Teacher’s Corner: The Earth’s Surface – The Only Constant is Change
By Sandra Eldredge
The earth’s surface is constantly remodeled by various geological processes. The changes are one of the most exciting things about geology – not only are they continuous, but in many cases, observable.
Some geological processes, such as those that make mountains or wear them down, typically take place at imperceptible rates. Sudden events, however, can change the landscape in a minute (for example a single earthquake can create a 3-meter-high fault scarp, alter stream courses, and drop the valley floor 1 meter).
Earth’s changes are a topic covered in Utah’s Elementary Science Core Curriculum, in which specific standards and objectives are directed toward increasing knowledge of geological processes and resulting geological features (landforms).
Utah is the ideal place for students to observe geology in action. The state contains many types of landforms, such as mountains, plateaus, mesas, river-eroded canyons, glacier-eroded canyons, volcanos, and basins.
By observing landforms, students can learn where geological processes, including erosion, mountain building, crustal stretching, earthquakes, geothermal activity, landslides, and rock falls are currently active in Utah.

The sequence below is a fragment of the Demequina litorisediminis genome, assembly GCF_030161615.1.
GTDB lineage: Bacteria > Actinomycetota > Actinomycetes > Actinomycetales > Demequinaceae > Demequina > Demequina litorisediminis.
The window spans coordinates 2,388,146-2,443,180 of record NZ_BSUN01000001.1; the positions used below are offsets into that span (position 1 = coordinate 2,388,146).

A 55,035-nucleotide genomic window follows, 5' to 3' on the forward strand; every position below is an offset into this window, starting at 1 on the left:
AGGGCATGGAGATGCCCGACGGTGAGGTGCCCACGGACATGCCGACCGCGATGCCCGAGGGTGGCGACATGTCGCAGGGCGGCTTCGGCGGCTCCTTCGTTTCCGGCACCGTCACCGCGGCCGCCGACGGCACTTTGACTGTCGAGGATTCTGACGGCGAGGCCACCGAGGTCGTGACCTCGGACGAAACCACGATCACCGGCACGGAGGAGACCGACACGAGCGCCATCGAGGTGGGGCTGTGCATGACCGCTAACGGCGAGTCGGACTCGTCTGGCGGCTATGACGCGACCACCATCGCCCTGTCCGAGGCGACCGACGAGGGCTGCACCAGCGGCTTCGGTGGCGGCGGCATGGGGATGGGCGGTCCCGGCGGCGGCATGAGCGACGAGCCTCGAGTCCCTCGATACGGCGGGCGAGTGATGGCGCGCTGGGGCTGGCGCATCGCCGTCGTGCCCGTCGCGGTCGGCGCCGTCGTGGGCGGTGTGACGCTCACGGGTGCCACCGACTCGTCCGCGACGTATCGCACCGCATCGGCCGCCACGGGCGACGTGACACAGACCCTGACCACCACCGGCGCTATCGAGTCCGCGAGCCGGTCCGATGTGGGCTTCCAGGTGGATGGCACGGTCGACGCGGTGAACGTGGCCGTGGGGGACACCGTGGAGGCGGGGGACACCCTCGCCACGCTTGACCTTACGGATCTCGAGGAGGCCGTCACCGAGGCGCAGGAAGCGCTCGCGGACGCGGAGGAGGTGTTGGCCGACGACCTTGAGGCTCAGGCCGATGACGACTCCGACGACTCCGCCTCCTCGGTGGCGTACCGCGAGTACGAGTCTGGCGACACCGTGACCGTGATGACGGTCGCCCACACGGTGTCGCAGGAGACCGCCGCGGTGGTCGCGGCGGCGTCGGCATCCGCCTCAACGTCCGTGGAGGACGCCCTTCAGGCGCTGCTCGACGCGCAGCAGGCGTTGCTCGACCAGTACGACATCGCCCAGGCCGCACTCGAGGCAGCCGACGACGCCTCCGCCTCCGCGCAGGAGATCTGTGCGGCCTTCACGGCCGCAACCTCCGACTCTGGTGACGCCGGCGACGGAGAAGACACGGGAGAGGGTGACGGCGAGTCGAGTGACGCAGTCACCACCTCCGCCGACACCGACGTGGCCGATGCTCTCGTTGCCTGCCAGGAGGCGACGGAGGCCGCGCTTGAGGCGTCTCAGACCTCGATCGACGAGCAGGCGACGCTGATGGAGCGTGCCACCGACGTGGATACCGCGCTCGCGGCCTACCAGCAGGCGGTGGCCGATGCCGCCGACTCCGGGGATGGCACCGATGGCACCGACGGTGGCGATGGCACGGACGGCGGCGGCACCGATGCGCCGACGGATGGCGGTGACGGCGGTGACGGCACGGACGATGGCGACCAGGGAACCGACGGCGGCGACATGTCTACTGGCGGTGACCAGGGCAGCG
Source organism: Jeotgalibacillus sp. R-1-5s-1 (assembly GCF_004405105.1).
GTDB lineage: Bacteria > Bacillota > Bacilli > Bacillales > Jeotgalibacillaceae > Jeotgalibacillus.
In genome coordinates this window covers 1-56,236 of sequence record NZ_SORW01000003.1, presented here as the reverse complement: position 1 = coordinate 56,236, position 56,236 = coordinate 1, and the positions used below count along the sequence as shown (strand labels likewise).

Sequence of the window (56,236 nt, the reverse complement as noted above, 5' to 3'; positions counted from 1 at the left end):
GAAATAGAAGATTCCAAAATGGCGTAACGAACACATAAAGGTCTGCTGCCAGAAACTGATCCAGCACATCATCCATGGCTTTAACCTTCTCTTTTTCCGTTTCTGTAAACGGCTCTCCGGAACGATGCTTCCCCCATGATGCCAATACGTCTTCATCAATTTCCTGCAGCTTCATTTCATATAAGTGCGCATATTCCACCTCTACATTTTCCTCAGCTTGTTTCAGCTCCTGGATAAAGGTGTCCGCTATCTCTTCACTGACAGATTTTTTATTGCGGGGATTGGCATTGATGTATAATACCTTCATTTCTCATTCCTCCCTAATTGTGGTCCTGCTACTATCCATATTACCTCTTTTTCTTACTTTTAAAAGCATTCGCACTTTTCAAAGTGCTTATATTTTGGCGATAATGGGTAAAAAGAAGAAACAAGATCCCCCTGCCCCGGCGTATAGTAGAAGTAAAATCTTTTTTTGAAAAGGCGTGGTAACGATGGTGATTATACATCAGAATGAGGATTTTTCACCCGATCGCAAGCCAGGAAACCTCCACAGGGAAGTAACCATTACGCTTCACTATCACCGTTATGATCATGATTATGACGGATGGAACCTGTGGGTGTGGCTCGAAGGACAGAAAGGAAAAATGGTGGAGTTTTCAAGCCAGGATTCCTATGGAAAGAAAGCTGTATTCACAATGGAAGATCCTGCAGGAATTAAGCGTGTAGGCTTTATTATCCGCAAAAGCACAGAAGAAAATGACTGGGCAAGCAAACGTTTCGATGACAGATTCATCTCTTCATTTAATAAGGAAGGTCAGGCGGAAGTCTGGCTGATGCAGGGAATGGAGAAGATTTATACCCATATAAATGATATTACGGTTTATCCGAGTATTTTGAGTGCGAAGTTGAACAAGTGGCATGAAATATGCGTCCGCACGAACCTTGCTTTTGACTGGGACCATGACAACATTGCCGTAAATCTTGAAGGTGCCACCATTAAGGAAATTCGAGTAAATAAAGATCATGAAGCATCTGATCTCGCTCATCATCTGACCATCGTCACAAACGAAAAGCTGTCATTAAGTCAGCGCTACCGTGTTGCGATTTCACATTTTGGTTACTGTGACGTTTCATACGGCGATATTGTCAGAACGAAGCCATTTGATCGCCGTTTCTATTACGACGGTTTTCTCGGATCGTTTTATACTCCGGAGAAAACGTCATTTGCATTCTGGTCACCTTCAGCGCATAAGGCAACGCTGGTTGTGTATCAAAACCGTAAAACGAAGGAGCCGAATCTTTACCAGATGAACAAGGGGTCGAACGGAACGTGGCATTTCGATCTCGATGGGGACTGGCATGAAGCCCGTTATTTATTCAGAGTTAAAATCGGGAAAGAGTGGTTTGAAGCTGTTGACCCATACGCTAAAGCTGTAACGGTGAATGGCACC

Rates of these geological processes vary. The image is a comparison of the rates at which some of the slower geological processes transpire.
Crustal plate movement, mountain building (except some volcanic mountain building), and erosion are part of the slow evolution of earth’s landscape. This evolution is sporadically interrupted by more sudden geological events, such as earthquakes (following the Borah Peak, Idaho earthquake in 1983, the mountain range rose 0.2 meters, and the adjacent valley dropped 1.2 meters), and volcanic activity (in Mexico in 1943, a volcano called Paricutin appeared in a farmer’s field and rose 160 meters within a week).
Erosion can also happen quite suddenly, and in some cases, may be greatly accelerated by human activities. Flash floods can erode more than 25 centimeters of soil in only a few hours.
Survey Notes, v. 27 no. 1, November 1994